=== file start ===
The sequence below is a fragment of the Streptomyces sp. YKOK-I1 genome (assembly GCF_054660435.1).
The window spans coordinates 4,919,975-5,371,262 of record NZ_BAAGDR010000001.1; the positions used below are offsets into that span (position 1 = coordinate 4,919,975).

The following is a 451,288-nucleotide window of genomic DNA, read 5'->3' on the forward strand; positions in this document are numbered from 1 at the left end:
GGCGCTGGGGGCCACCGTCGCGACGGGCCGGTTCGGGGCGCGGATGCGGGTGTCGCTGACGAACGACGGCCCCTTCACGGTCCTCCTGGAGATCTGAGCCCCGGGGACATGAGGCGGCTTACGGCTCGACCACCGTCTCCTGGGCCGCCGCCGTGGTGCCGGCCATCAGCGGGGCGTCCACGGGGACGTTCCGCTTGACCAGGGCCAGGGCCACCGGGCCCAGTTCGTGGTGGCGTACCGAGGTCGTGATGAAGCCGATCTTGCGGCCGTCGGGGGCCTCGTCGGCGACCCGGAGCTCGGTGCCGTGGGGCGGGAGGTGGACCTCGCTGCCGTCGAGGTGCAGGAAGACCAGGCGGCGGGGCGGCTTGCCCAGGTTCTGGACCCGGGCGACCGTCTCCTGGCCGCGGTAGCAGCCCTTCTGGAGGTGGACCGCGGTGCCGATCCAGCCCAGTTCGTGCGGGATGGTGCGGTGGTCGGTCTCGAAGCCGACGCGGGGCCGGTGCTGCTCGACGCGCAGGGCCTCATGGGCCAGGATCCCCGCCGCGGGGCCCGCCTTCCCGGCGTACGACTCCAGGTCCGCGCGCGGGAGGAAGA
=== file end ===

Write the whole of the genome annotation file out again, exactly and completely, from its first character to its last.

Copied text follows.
The sequence below is a fragment of the Streptomyces sp. YKOK-I1 genome (assembly GCF_054660435.1).
The window spans coordinates 4,919,975-5,371,262 of record NZ_BAAGDR010000001.1; the positions used below are offsets into that span (position 1 = coordinate 4,919,975).

The following is a 451,288-nucleotide window of genomic DNA, read 5'->3' on the forward strand; positions in this document are numbered from 1 at the left end:
GGCGCTGGGGGCCACCGTCGCGACGGGCCGGTTCGGGGCGCGGATGCGGGTGTCGCTGACGAACGACGGCCCCTTCACGGTCCTCCTGGAGATCTGAGCCCCGGGGACATGAGGCGGCTTACGGCTCGACCACCGTCTCCTGGGCCGCCGCCGTGGTGCCGGCCATCAGCGGGGCGTCCACGGGGACGTTCCGCTTGACCAGGGCCAGGGCCACCGGGCCCAGTTCGTGGTGGCGTACCGAGGTCGTGATGAAGCCGATCTTGCGGCCGTCGGGGGCCTCGTCGGCGACCCGGAGCTCGGTGCCGTGGGGCGGGAGGTGGACCTCGCTGCCGTCGAGGTGCAGGAAGACCAGGCGGCGGGGCGGCTTGCCCAGGTTCTGGACCCGGGCGACCGTCTCCTGGCCGCGGTAGCAGCCCTTCTGGAGGTGGACCGCGGTGCCGATCCAGCCCAGTTCGTGCGGGATGGTGCGGTGGTCGGTCTCGAAGCCGACGCGGGGCCGGTGCTGCTCGACGCGCAGGGCCTCATGGGCCAGGATCCCCGCCGCGGGGCCCGCCTTCCCGGCGTACGACTCCAGGTCCGCGCGCGGGAGGAAGA